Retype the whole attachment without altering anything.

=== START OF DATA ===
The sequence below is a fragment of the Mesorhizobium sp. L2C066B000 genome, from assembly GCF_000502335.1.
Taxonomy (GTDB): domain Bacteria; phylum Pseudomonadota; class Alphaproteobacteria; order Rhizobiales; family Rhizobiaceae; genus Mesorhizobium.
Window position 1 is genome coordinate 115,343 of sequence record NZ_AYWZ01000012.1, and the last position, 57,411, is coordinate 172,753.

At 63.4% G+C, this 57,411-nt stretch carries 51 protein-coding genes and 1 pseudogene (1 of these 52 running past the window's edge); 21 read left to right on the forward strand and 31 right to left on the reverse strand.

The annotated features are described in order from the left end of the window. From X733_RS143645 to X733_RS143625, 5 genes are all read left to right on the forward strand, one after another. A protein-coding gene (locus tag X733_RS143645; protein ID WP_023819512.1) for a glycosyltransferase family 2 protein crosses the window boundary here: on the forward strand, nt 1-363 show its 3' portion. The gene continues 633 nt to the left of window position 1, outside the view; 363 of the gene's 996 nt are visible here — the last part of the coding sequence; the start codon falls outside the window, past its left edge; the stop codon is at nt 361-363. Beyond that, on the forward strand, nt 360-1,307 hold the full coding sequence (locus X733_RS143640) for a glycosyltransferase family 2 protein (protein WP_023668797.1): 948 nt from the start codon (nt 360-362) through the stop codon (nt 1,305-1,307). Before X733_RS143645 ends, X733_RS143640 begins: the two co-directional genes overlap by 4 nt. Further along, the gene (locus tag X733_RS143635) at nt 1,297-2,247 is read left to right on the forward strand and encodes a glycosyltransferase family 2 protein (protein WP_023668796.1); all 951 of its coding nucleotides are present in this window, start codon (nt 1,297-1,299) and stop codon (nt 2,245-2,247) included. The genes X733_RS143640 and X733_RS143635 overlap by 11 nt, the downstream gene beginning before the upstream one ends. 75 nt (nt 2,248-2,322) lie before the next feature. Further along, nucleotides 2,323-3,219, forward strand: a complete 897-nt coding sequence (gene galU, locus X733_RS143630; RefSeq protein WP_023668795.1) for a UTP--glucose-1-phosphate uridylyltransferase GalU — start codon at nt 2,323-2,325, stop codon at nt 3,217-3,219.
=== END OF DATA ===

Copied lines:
The sequence below is a fragment of the Mesorhizobium sp. L2C066B000 genome, from assembly GCF_000502335.1.
Taxonomy (GTDB): domain Bacteria; phylum Pseudomonadota; class Alphaproteobacteria; order Rhizobiales; family Rhizobiaceae; genus Mesorhizobium.
Window position 1 is genome coordinate 115,343 of sequence record NZ_AYWZ01000012.1, and the last position, 57,411, is coordinate 172,753.

At 63.4% G+C, this 57,411-nt stretch carries 51 protein-coding genes and 1 pseudogene (1 of these 52 running past the window's edge); 21 read left to right on the forward strand and 31 right to left on the reverse strand.

The annotated features are described in order from the left end of the window. From X733_RS143645 to X733_RS143625, 5 genes are all read left to right on the forward strand, one after another. A protein-coding gene (locus tag X733_RS143645; protein ID WP_023819512.1) for a glycosyltransferase family 2 protein crosses the window boundary here: on the forward strand, nt 1-363 show its 3' portion. The gene continues 633 nt to the left of window position 1, outside the view; 363 of the gene's 996 nt are visible here — the last part of the coding sequence; the start codon falls outside the window, past its left edge; the stop codon is at nt 361-363. Beyond that, on the forward strand, nt 360-1,307 hold the full coding sequence (locus X733_RS143640) for a glycosyltransferase family 2 protein (protein WP_023668797.1): 948 nt from the start codon (nt 360-362) through the stop codon (nt 1,305-1,307). Before X733_RS143645 ends, X733_RS143640 begins: the two co-directional genes overlap by 4 nt. Further along, the gene (locus tag X733_RS143635) at nt 1,297-2,247 is read left to right on the forward strand and encodes a glycosyltransferase family 2 protein (protein WP_023668796.1); all 951 of its coding nucleotides are present in this window, start codon (nt 1,297-1,299) and stop codon (nt 2,245-2,247) included. The genes X733_RS143640 and X733_RS143635 overlap by 11 nt, the downstream gene beginning before the upstream one ends. 75 nt (nt 2,248-2,322) lie before the next feature. Further along, nucleotides 2,323-3,219, forward strand: a complete 897-nt coding sequence (gene galU, locus X733_RS143630; RefSeq protein WP_023668795.1) for a UTP--glucose-1-phosphate uridylyltransferase GalU — start codon at nt 2,323-2,325, stop codon at nt 3,217-3,219.